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While the cement industry certainly has a coal habit to kick, it’s costs of production continue to be heavily dependent on coal, most of which is imported, as a source of fuel. This is why when coal prices in the international markets balloon, and/or the rupee depreciates against the dollar, cement makers have to raise prices to make sure margins don’t plunge.

The past two years have been a whirlwind for coal prices having shot up multiple times over the period due to a confluence of factors. The first push was witnessed right after covid restrictions lifting and markets opening back up leading to a sudden surge in demand, particularly originating from China. The real hike in coal prices however came on the eve of Russia Ukraine war breaking out. Coal prices rose, coming terrifyingly close to its historic highs in the Feb-Mar period .The spike came off of fears that coal supplies will dwindle from these two countries due to disruptions caused by the war. Australian coal (at the Newcastle port) reached a peak price of $440 per ton at the time while South African Richards Bay also rose, landing somewhere at the same spot.

Countries began to move to alternative sources or keep their own coal plants open for a little while longer after promising to phase them out. Prices receded for a while until they shot up once again as demand for winter supplies and fears that inventories will dwindle rose. This was in September. Only two months on, and coal prices have been cut by or close to half, dropping to levels pre-war.

This is a good time for cement manufacturers here at home to evaluate demand and import coal at these low prevailing prices. But they are not short of options either. When coal prices in the global markets rose, cement manufacturers had made the prompt decision to procure local coal and mix it with Afghan coal from next door which they could get for cheaper without having to spend precious dollars in most cases. With global prices falling, cement producers will have the opportunity to optimize their costs by procuring coal in various quantities from sources that are most cost effective.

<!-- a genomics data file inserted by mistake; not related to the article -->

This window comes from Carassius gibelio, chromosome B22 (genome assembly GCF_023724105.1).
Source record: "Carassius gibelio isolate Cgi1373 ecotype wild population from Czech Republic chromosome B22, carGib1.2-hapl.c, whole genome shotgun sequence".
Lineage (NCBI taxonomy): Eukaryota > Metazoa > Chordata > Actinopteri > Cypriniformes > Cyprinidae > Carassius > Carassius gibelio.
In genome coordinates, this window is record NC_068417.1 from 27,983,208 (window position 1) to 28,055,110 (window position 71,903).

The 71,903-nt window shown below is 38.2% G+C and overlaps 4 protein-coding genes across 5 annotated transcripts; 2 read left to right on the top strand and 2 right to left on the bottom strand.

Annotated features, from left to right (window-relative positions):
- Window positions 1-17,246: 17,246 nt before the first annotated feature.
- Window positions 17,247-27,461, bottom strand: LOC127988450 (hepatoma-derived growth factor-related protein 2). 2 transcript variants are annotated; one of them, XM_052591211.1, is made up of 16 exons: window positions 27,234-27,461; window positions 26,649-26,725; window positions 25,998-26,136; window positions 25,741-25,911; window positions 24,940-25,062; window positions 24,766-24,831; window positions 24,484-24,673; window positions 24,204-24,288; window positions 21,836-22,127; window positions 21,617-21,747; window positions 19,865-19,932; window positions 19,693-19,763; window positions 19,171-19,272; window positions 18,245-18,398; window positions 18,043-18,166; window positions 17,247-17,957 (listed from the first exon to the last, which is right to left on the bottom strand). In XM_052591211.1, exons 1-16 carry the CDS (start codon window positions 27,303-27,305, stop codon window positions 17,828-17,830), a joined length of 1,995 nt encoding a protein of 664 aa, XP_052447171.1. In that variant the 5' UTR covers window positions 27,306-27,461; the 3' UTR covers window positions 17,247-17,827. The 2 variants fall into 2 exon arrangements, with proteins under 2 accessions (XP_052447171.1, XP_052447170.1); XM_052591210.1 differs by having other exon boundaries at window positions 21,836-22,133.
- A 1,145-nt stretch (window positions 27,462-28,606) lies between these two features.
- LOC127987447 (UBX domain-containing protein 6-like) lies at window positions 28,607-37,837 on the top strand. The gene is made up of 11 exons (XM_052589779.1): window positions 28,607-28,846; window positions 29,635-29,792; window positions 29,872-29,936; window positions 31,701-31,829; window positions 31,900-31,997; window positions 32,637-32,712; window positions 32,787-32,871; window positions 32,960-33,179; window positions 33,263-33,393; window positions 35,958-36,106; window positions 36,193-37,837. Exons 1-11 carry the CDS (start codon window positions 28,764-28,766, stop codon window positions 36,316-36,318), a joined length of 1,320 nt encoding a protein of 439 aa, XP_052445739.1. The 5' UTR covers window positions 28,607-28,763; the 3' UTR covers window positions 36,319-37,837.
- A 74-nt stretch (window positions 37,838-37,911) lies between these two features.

Putting out that fire however may not be enough for the industry to come back to its past glory as the economy trudges along into more chaos. Construction demand is dried up and with reduced buying power, higher cost of borrowing, cuts in development spending, demand will remain dull over the next coming months save for projects that are already funded and underway. Floods have wreaked a new wave of havoc. Cement manufacturers believe demand would fall 15-20 percent over the year. In4MFY23, cement offtake has dropped 23 percent year on year, of which local offtake slid 22 percent. In October, very firm expectations of demand dropping may be too soon to say, but all signs are blaring red. Flood related rehabilitation may begin but this won’t happen immediately. Meanwhile, builders and contractors are grappling with cost overruns amid suppressed purchasing power of prospective home buyers.

Coal prices may provide relief but this would serve merely as a cushion to the really hard blow that demand would deliver.


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Cement: Coal buffers

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